Weary winner Venus Williams stood near the net swatting souvenir balls to cheering fans, but a marathon match had taken its toll, and one attempt didn't even reach the stands.
Williams had already expended all of her energy, erasing a match point and outlasting Aleksandra Wozniak 4-6, 6-4, 7-6 (5) in Sunday's third round at the Sony Ericsson Open.
Her career comeback now includes a comeback. Williams is playing in her first tournament since withdrawing from the U.S. Open last August after being diagnosed with a fatigue-causing autoimmune disease.
The three-set victory was her second in less than 48 hours, and took nearly three hours.
"I just kept coming back," Williams said. "I tried not to let anything discourage me."
Wozniak served for the match at 5-4 in the final set, but dumped a forehand in the net when she had a match point. Talking later about the situation, Williams claimed to be unaware Wozniak had been so close to victory.
"She had match point?" Williams said. "Oh no. Thank God I'm oblivious to the score a lot of times."
The tiebreaker swung Williams' way when she smacked an overhead that clipped the net cord before landing softly for a winner and a 4-2 lead. On the final point, she somehow found the strength to whack a 119-mph service winner.
"That's the serve I wanted — just a big one to hopefully force the issue," Williams said. "Thank God it went in. Wow."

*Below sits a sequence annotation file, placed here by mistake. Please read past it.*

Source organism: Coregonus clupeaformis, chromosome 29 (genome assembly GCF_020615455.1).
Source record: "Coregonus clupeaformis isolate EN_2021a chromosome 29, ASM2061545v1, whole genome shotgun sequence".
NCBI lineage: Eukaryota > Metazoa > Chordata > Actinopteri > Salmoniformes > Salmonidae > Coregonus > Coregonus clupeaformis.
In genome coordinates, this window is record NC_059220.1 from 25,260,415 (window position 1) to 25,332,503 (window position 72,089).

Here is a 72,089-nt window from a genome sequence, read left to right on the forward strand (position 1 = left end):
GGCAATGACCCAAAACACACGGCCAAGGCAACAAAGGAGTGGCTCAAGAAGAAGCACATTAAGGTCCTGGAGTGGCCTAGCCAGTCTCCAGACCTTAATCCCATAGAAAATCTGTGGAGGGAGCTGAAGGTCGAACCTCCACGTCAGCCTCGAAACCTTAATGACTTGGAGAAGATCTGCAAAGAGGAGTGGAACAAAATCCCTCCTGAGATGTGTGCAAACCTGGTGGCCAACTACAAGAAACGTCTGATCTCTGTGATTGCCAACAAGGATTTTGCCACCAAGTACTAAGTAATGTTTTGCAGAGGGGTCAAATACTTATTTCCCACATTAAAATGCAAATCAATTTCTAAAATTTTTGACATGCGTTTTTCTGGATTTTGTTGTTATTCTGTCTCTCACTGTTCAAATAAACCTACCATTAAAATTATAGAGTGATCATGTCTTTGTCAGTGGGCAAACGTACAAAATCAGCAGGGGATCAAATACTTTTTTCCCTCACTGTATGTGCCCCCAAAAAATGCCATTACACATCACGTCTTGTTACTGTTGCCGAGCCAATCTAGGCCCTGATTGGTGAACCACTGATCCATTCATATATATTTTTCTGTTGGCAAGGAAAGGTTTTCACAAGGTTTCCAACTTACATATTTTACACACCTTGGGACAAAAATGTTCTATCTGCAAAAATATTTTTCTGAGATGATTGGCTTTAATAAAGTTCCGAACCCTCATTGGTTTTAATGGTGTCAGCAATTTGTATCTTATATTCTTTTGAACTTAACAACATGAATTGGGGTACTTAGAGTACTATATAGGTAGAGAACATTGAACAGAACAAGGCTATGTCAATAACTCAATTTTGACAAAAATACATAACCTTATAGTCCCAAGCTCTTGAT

She'll need to recover quickly for a fourth-round match Monday night against No. 15-seeded Ana Ivanovic, who beat No. 20 Daniela Hantuchova 6-2, 7-6 (2).
No. 4-seeded Andy Murray, the 2009 champion, advanced in a walkover when Milos Raonic withdrew because of a sprained right ankle. Raonic said he doesn't believe the injury is serious.
Grigor Dimitrov advanced by upsetting No. 7 Tomas Berdych 6-3, 2-6, 6-4. The 20-year-old Dimitrov improved to 1-9 against top 10 players.
No. 9 Janko Tipsarevic beat No. 18 Alexandr Dolgopolov 6-4, 5-7, 6-2.
In other women's play, wild card Garbine Muguruza Blanco eliminated No. 24 Flavia Pennetta 6-2, 1-6, 7-6 (6). No. 7 Marion Bartoli eliminated Simona Halep 6-4, 7-6, (6).
On a sweltering spring afternoon, Williams looked lethargic at the outset, struggled with an erratic forehand and kept falling behind. She played with straps on her right ankle and right calf, and often seemed a step late to the ball.
"Wake up, Venus!" a fan shouted in the second set. Younger sister Serena, who plays her fourth-round match Monday, watched solemnly from the club section of the stadium.
"I didn't feel that great, and I was kind of starting to panic," Venus said. "I needed to calm down and try to figure out a strategy that was going to work a little better than what I was doing at the moment."
She managed to pull even after two sets, then fell behind 4-2 in the third set and looked increasingly weary. During one changeover she hung her head for 15 seconds before slowly lifting it to take sips from two drink bottles.
Wozniak looked fresher, but the wild card from Canada couldn't serve out the match. Instead, the opportunity unnerved her. She hit consecutive double-faults and committed unforced errors on the game's final three points, which made it 5-all.
Play continued for another half hour before another match point, this one held by Williams. After her service winner clinched the victory, she managed to raise both fists and muster a smile.
A former No. 1 and seven-time Grand Slam singles champion, Williams is ranked No. 134 and needed a wild card to enter the tournament. She's trying to improve her ranking enough in the coming weeks to qualify for the London Olympics.
"Whenever things look bleak, I think about the Olympics," Williams said. "That keeps me motivated."